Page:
Seven hundred British soldiers escorted by a Colored Patriot,Lemuel Haynes, Judge Harrington's Anti-Fugitive-Slave-Law Decision

Chapter IV - Rhode Island[edit]

Admission of Hon. Tristam Burges—Defence of Red Bank—Arrest of Major General Prescott by Prince—Colored Regiment of Rhode Island—Speech of Dr. Harris—Loyalty during the Dorr Rebellion

Chapter V - Connecticut[edit]

Hon. Calvin Goddard's Testimony—Captain Humphrey's Colored Company—Fac Simile of General Washington's Certificate—Hamet, General Washington's Servant—Poor Jack—Ebenezer Hills—Latham and Freeman—Franchise of Colored Citizens—David Ruggles—Progress

Chapter VI - New York[edit]

Negro Plot—Debate in the State Convention of 1821 on the Franchise of Colored Citizens—New York Colored Soldiery—Military Convention in Syracuse, 1854—Extract from a Speech of H. Garnet—Cyrus Clarke's victory at the ballot-box—J. M. Whitfield—Statistical and other facts . . . . . 145-159

Chapter VII - New Jersey[edit]

Oliver Cromwell, Samuel Charlton—Hagar—Consistent Fourth of July Celebration

Chapter VIII - Pennsylvania[edit]

James Forten—John B. Vashon—Major Jeffrey—John Johnson and John Davis—Wm. Burleigh—Conduct of Colored Philadelphians during the Pestilence—Charles Black—James Derham—The Jury-Bench and Ballot-Box—Gleanings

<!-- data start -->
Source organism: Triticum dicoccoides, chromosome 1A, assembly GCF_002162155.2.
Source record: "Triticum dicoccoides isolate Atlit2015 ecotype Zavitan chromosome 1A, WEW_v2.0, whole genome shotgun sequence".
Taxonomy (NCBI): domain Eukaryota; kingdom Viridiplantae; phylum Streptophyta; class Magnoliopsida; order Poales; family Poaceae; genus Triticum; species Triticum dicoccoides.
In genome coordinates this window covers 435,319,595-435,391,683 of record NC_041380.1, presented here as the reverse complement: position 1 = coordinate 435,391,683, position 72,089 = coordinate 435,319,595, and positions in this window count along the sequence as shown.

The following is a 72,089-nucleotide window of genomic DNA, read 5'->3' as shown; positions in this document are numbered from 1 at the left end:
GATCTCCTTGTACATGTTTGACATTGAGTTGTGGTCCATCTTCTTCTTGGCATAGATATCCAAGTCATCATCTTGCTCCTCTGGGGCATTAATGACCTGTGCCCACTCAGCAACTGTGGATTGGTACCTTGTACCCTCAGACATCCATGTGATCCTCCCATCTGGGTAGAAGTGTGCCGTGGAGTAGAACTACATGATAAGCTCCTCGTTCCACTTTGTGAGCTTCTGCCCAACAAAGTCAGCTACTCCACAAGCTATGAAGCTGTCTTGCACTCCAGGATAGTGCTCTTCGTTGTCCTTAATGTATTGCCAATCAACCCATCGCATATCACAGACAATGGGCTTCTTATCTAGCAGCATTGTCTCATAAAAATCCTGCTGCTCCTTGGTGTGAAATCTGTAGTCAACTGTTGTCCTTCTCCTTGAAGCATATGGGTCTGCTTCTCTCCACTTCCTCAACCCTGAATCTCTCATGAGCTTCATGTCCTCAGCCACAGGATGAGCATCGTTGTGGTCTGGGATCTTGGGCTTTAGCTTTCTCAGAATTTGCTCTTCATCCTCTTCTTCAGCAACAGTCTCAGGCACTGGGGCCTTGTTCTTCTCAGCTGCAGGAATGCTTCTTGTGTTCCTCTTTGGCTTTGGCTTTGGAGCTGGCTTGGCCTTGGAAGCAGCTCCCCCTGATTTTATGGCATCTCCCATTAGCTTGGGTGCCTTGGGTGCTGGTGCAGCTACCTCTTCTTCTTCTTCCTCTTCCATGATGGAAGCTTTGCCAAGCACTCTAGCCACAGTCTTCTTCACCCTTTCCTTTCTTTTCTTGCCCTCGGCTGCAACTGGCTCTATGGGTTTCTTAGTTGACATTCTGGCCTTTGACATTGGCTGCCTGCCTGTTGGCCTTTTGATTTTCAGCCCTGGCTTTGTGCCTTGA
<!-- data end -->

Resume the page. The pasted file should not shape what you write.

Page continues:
Chapter IX - Delaware[edit]

Prince Whipple—The Colored Soldier at the crossing of the Delaware—Proscriptive Law

Chapter X - Maryland[edit]

Thomas Savoy—Thomas Hollen—John Moore—Benjamin Banneker—Frances Ellen Watkins

Chapter XI - Virginia[edit]

The last of Braddock's Men—Patriotic Slave Girl—Benjamin Morris—Consistency of a Revolutionary Hero—Simon Lee—Major Mitchell's Slave—Gen. Washington's desire to emancipate slaves—Hon. A. P. Upshur's Tribute to David Rich—Tribute to Washington by the Emancipated—Aged Slave of Washington—Insurrection at Southampton—Virginia Maroons in the Dismal Swamp